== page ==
Tuesday, July 01, 2003

Moore loses again
ATLANTA, Georgia (AP) -- A federal appeals court ruled Tuesday that a Ten Commandments monument the size of a washing machine must be removed from the Alabama Supreme Court building.

The 11th U.S. Circuit Court of Appeals unanimously affirmed a ruling by a federal judge who said that the 2 1/2-ton granite monument, placed there by Alabama Chief Justice Roy Moore, violates the constitutional separation of church and state.

Moore has made his career in recent years on this issue. He first came to national prominence as a darling of the religious right in 2000 when he defied orders to remove a smaller display from his courtroom in Gadsden, Alabama. Later that year he was elected Chief Justice of the Alabama Supreme Court on platform of little more than continuing to annoy secularists and break the law he is sworn to uphold by continuing to maintain his display.

But merely displaying them wasn’t enough for Moore. Eight months after taking office Moore had his granite monument placed in the lobby of the State Judicial Building in the debt of night. A number of Alabamans and national organizations such as Americans United for Separation of Church and State sued. Moore lost, and appealed, and has now lost again.

In its opinion today, the court rejected Moore’s assertion that government acknowledgements of religion have a long history in America. “Chief Justice Moore has pointed to no evidence that the Ten Commandments in any form were publicly displayed in any state or federal courthouse, much less that the practice of displaying them was widespread at the time the Bill of Rights was proposed and adopted,” declared the court.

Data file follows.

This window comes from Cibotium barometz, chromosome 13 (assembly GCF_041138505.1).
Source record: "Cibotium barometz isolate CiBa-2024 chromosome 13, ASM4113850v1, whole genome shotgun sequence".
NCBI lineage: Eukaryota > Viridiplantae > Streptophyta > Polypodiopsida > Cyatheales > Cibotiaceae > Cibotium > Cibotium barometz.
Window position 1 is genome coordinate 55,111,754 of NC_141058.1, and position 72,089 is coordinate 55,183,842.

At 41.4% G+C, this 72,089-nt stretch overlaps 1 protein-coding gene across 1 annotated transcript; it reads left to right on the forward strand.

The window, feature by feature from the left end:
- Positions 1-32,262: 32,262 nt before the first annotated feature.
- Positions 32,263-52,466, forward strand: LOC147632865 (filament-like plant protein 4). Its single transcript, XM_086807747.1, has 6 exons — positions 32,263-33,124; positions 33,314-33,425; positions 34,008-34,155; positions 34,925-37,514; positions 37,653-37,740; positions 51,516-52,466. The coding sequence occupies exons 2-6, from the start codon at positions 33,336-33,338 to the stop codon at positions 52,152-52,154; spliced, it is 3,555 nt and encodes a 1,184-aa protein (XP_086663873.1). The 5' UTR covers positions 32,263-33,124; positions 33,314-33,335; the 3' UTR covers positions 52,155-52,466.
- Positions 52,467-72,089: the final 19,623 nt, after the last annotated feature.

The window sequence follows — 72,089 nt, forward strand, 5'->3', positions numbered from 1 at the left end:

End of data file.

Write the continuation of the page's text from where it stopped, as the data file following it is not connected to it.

The court also soundly rejected Moore’s contention that as chief judicial officer of Alabama, he is not bound by federal court rulings, comparing it to “the same position taken by those southern governors who attempted to defy federal court orders during an earlier era.”

No doubt he will defy the order and appeal to the Supremes. It is, after all, probably what he has wanted all along. He’s taking a gamble. Despite encouragement from religious right groups that hope to get a court decision that will roll back a century or so of church-state separation, he faces a few serious hurdles. There is no guarantee that the Supremes will rule in his favor or even agree to hear the case. And there is no guarantee that the people of Alabama will endless bankroll his appeals. Alabama is just as bankrupt as everybody else this year.

I also suspect his act might be getting a little old. He began this silliness when the economy was booming and he was able to parlay this season’s celebrity into a high position. A lot has changed since then. Does he ever spend any time doing his job as a Chief Justice? Do all Chief Justices have the right to bypass the usual committees, planning boards, and permit processes to plop monuments wherever they want and entangle their states in expensive legal suits?

Of course, whether to back down might not be Moore’s decision anymore. Beyond it’s significance as a church-state issue the case has implications for the Senate battle over judicial nominations. Bill Pryor, Bush’s nominee for the 11th Federal Circuit Court, and the current Attorney General of Alabama, has been an enthusiastic champion of Moore’s case. Powerful forces in his party have interests of their own in this case. It will be interesting to see where it all goes next.

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